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Bruch / Vaughan Williams / Barber

Sonoko Miriam Welde

Bruch / Vaughan Williams / Barber

Price: € 19.95
Format: CD
Label: Lawo Classics
UPC: 7090020182445
Catnr: LWC 1222
Release date: 19 November 2021
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Label
Lawo Classics
UPC
7090020182445
Catalogue number
LWC 1222
Release date
19 November 2021

"impressed by the warmth of the tones on the e-string. High tones on this string often sound tinny and bare. The latter is of course also prevented if you play like Welde on a beautiful violin by Alessandro Gagliano from 1714"

Katholiek Nieuwsblad, 05-11-2021
Album
Artist(s)
Composer(s)
Press
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About the album

When you ask people which superpower they would choose if they could have only one, many answer that they would want the power of flight. Although I personally would prefer invisibility, I also think there is something enviable about the freedom of being able to fly, to soar through the sky, above all the stress and troubles of life down on the ground. A lot has been said and written about how Vaughan Williams wrote The Lark Ascending during the 1st World War “when a pastoral scene of a singing bird on the wing seemed far removed from reality” (Betsy Schwarm, Britannica). I sometimes imagine people living through difficult times looking up at the lark, envying its life and freedom that they wish they had. It's a moving piece with soaring melodies and the lark's “silver chain of sound” (George Meredith's poem The Lark Ascending).

Soaring melodies are present in Barber's Concerto as well. Although it opens with a generous and warm melody, it doesn't take long for uncertainty to creep in, and large sections of the 1st movement are dominated by an “in-between” kind of feeling – in addition to the unbelievably triumphant and satisfying return of the opening theme of course! The 2nd movement is, for me, one of the most touching and heartbreaking pieces of music. It reminds me of Somewhere from West Side Story. Hope, pain and perhaps longing for something better. It is just endlessly beautiful... The first two movements of the concerto are emotionally and dramatically linked in that they both have short solo violin cadenzas towards the end. The two are very similar to each other – very tense and devastating, like an existential cry. They are followed by a bizarre, disturbing, entertaining and adrenaline-inducing 3rd movement to end the piece. In a way it makes no sense to end this way, but that's part of the fun of it.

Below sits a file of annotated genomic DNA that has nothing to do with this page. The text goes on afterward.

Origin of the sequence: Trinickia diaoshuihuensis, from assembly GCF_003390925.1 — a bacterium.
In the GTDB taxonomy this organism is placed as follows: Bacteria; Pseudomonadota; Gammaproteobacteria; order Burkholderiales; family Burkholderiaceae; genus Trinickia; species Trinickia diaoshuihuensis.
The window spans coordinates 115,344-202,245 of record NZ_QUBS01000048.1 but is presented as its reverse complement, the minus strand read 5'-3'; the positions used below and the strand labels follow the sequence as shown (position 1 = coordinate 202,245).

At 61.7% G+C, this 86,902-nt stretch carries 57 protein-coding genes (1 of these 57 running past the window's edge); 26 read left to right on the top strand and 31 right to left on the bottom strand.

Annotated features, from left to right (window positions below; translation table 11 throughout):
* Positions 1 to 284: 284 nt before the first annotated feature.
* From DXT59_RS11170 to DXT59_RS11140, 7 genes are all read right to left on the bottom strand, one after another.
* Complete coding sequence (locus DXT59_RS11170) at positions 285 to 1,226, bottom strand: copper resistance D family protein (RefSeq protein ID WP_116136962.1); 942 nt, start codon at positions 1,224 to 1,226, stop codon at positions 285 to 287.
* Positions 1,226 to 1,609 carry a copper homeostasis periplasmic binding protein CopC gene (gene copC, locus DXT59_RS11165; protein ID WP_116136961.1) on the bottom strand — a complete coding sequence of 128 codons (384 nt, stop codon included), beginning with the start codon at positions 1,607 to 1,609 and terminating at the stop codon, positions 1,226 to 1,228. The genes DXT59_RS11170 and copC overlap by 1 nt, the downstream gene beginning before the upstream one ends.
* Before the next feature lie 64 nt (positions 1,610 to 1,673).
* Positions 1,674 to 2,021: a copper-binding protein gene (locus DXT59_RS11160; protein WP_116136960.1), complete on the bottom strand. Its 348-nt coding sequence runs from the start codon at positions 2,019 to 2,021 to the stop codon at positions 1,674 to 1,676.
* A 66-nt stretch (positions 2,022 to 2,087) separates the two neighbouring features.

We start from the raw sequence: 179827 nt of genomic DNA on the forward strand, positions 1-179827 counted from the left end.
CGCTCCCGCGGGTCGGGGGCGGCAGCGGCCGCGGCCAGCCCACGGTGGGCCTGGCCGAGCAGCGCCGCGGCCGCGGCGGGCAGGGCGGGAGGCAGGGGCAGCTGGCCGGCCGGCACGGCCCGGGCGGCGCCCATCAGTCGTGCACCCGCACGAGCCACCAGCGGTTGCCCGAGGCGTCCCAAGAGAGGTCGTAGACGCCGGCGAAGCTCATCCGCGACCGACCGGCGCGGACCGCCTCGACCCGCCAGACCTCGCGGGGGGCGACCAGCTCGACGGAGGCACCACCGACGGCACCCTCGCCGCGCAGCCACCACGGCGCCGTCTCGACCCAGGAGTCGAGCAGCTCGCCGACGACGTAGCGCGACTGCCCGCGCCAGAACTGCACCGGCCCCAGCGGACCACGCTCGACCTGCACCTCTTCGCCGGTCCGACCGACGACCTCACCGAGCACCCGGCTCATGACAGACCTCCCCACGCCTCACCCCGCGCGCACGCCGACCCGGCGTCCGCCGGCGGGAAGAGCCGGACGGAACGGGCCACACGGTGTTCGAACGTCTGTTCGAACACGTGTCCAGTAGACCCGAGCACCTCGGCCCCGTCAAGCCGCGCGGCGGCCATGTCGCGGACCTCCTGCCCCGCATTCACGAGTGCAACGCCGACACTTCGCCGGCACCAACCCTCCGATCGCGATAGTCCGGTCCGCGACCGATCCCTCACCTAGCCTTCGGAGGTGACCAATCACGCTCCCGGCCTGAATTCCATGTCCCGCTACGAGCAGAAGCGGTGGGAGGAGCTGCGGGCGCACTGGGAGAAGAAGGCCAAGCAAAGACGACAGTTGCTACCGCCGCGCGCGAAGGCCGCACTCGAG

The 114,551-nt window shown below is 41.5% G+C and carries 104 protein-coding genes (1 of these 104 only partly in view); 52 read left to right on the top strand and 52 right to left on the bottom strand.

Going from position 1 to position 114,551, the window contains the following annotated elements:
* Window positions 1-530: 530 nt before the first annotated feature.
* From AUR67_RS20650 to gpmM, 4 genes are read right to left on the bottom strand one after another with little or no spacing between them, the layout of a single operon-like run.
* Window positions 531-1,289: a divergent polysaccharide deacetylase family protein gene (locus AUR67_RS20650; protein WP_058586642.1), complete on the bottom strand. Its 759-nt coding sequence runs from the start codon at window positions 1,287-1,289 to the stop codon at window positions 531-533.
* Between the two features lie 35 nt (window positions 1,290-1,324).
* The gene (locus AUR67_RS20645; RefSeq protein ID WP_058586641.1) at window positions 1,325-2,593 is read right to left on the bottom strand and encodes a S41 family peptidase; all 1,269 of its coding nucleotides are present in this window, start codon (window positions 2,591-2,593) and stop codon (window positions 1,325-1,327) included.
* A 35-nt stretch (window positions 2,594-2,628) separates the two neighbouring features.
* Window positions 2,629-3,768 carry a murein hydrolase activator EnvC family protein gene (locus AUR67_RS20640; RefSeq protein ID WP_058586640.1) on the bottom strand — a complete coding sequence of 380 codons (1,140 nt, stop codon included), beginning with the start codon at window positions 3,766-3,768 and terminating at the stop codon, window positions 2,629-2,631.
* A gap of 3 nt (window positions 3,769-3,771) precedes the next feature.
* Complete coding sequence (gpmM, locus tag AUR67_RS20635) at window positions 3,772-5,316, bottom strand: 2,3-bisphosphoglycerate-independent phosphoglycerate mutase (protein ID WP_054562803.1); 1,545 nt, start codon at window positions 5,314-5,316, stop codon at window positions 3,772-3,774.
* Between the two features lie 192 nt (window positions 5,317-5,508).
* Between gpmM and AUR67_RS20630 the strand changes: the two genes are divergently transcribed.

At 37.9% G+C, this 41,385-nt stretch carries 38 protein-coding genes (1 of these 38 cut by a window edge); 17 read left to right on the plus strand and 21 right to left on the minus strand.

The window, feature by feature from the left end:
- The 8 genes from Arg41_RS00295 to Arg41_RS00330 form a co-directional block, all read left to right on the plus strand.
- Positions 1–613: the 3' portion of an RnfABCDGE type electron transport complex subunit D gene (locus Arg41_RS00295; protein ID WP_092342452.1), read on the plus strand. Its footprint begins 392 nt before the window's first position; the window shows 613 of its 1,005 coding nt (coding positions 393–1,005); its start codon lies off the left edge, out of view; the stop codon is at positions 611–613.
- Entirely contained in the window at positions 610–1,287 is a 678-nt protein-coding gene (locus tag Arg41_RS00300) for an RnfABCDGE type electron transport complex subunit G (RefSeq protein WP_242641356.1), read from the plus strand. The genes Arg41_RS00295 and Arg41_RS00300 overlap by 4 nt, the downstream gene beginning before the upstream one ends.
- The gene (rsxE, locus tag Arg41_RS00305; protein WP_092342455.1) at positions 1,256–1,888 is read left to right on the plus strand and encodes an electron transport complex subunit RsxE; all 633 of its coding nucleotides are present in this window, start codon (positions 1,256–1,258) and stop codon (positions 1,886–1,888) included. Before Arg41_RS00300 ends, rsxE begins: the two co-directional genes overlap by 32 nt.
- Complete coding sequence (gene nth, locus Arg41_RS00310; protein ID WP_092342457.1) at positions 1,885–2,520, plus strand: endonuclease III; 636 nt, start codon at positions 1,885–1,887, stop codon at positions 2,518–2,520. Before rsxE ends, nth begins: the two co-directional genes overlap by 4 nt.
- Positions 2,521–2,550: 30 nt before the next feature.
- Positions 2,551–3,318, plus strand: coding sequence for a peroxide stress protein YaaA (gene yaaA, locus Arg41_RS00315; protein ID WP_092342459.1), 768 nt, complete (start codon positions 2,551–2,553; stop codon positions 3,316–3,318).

Bruch's Violin Concerto is a piece with its heart on its sleeve. The 1st movement is a very serious and dramatic introduction, the 2nd incredibly touching and sincere, and the 3rd so joyous and life affirming. This piece has accompanied me in many important and special moments in my life so far and I am so happy that it is with me in this one as well – my debut album with the Oslo Philharmonic, a fantastic group of musicians that I have loved and admired for many years!

– Sonoko Miriam Welde

Artist(s)

Sonoko Miriam Welde (violin)

Sonoko Miriam Welde is one of the most exciting young violinists to emerge from Norway in recent years. Born in Bergen in 1996, she made her debut with the Bergen Philharmonic at the age of nine and has since gone on to win the Norwegian Soloist Prize and the Virtuos competition, as well as representing Norway in the European Broadcasting Union’s Young Musicians Competition. She has been a part of the Crescendo programme, where she was  mentored by Janine Jansen and Leif Ove Andsnes, and a recipient of the Equinor Talent Scholarship.   Her appearances include concertos with Oslo Philharmonic, Royal Philharmonic Orchestra, Bournemouth Symphony, Bergen Philharmonic, Trondheim Symphony, Norwegian Radio Orchestra, WDR Symphony Orchestra Cologne, Stavanger Symphony, Orchestre de Chambre de...